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An Examination of New CFPB Debt Collection Rules

Written by Steve Rhode

The Consumer Financial Protection Bureau (CFPB) has released new rules that will give it the authority to supervise the activities and actions of the nations largest debt collection agencies. While supervision does not extend to all debt collection groups, the lessons learned will.

The CFPB stated that the purpose of this action and regulations of the debt collection industry was to make sure consumers are treated fairly. As the CFPB Director, Richard Cordray, said, “Today we are announcing that we will be supervising the larger debt collectors in the market for the first time at the federal level. We want all companies to realize that the better business choice is to follow the law — not break it.”

The basic tenants of this new supervision certainly seem logical and fair to both consumers and debt collection companies. It’s hard to argue that it is burdensome on collection agencies to treat consumers with civility and honesty, that they must provide accurate information, and they should provide required disclosures.

The CFPB has made public their examination guide they will be using in reviewing the activities of debt collection agencies. What follows is a review of the guide and the more interesting specifics mentioned.

CFPB Debt Collection Examination Procedures

The 29 page guide put out by the CFPB provides direction to examiners on a number of subjects related to the review of debt collection agencies.

Information Disputes

For consumers that dispute the validity of a debt directly with the debt buyer or debt collector, the company will be examined to see if they have complied with the following rules and guidance.

  • Determine whether the entity has policies and procedures for properly identifying a direct dispute as such. (12 CFR 1022.41, 1022.43).
  • Determine whether the furnisher conducts reasonable investigations of direct disputes from consumers where required, including a review of all relevant information provided by the consumer. (12 CFR 1022.43(a)-(b), (e)(1), (2)).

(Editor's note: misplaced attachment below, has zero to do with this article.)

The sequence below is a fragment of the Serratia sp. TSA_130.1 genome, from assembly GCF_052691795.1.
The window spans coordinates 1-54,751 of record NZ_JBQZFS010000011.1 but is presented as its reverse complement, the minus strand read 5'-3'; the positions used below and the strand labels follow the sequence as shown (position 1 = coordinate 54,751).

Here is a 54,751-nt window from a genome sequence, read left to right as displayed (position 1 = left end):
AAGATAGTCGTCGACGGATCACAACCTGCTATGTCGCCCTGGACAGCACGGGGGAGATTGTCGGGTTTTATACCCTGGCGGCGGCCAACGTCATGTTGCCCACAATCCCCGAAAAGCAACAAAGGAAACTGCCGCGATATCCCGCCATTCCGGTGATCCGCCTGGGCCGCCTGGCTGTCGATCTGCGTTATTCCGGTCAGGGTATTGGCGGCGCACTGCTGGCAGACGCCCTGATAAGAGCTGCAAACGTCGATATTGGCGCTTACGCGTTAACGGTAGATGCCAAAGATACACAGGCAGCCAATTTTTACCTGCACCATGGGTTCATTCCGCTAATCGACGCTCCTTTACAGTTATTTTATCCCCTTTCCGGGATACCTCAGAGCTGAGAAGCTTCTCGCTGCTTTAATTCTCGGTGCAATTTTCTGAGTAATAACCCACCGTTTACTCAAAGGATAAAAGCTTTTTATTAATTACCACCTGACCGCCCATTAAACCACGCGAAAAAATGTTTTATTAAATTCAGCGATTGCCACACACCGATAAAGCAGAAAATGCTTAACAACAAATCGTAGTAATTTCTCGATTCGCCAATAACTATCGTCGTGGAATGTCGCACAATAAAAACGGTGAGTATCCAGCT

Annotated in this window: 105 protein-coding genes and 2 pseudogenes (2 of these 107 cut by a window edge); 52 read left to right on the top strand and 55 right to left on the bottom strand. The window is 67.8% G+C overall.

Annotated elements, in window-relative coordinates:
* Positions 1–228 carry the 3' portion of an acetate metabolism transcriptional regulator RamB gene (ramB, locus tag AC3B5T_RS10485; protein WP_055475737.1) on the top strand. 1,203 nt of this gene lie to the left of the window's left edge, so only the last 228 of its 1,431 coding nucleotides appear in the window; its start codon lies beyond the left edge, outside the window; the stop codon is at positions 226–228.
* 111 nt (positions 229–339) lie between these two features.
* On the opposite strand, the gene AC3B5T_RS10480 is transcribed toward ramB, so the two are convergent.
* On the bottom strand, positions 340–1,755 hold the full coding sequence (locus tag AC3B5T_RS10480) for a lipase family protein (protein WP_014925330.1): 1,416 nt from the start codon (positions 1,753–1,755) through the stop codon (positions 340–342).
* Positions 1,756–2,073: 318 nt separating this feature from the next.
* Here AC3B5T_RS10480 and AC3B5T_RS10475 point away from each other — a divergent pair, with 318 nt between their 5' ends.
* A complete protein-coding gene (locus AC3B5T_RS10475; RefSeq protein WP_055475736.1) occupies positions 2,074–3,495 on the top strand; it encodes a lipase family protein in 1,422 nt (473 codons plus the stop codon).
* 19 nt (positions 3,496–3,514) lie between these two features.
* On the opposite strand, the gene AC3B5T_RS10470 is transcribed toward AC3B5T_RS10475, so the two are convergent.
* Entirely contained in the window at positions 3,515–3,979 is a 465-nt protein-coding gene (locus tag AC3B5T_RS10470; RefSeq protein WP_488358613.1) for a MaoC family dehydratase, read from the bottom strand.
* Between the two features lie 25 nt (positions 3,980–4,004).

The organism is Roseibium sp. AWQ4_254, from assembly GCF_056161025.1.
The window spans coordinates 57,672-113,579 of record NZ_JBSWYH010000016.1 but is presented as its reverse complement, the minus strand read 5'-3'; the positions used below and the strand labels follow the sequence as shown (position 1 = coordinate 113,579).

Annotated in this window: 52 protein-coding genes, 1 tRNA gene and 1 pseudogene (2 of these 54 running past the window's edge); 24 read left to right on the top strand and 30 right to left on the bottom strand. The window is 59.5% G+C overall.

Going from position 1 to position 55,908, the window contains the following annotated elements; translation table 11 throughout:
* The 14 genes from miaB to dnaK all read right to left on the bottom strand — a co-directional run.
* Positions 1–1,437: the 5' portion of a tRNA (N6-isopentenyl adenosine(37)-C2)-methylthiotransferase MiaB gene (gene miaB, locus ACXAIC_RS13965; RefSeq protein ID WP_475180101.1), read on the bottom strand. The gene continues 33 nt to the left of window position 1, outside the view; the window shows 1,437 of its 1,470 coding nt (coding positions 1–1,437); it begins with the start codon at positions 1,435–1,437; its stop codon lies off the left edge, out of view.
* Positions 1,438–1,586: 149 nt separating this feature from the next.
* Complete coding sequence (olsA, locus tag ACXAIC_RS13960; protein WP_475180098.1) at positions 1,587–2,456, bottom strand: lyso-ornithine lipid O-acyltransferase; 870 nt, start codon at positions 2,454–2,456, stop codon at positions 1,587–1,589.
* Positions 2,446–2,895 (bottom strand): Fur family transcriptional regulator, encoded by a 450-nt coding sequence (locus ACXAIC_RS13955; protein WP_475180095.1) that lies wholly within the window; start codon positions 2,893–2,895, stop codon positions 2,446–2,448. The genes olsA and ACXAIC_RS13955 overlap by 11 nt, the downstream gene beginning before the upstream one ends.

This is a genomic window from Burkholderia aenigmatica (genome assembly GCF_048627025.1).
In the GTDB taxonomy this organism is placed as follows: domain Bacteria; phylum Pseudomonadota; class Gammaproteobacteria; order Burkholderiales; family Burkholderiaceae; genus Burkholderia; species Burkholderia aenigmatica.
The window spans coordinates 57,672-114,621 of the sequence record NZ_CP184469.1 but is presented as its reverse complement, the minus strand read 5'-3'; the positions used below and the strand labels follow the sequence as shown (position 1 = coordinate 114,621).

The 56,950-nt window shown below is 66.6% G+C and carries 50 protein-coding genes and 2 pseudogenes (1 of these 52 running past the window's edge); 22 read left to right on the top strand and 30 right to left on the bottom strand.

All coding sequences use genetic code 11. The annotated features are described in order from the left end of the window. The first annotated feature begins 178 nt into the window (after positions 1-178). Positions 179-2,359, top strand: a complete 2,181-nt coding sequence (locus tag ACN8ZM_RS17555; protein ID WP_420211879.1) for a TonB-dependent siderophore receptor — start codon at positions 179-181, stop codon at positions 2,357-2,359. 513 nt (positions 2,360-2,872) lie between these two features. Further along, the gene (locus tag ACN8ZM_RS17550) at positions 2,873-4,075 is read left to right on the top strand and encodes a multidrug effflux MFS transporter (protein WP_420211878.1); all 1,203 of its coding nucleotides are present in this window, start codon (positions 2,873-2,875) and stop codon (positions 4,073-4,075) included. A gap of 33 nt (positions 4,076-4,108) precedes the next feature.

• Determine whether the furnisher completes the investigation and reports the results to the consumer within the required time frame (12 CFR 1022.43(e)(3)).
  • Determine whether the furnisher notifies and provides corrected information to the consumer reporting agencies when the results of its investigation finds that inaccurate information was furnished to the consumer reporting agencies (12 CFR 1022.43(e)(4)).
  • If the furnisher declines to investigate a direct dispute on the ground that it is frivolous or irrelevant, determine whether the furnisher:
    • Has reasonably determined that the dispute is frivolous or irrelevant. A dispute qualifies as “frivolous or irrelevant” if:
      • The consumer did not provide sufficient information to investigate the disputed information;
      • The direct dispute is substantially the same as a dispute previously submitted by or on behalf of the consumer, and the dispute is one with respect to which the furnisher already has complied with the statutory or regulatory requirements (provided, however, that a direct dispute would not be “substantially the same” as the one previously submitted if the dispute includes new information required by Regulation V to be provided to the furnisher, but that had not previously been provided to the furnisher); or
      • The furnisher is not required to investigate the direct dispute because one or more of the exceptions listed in 12 CFR 1022.43(b) is applicable (12 CFR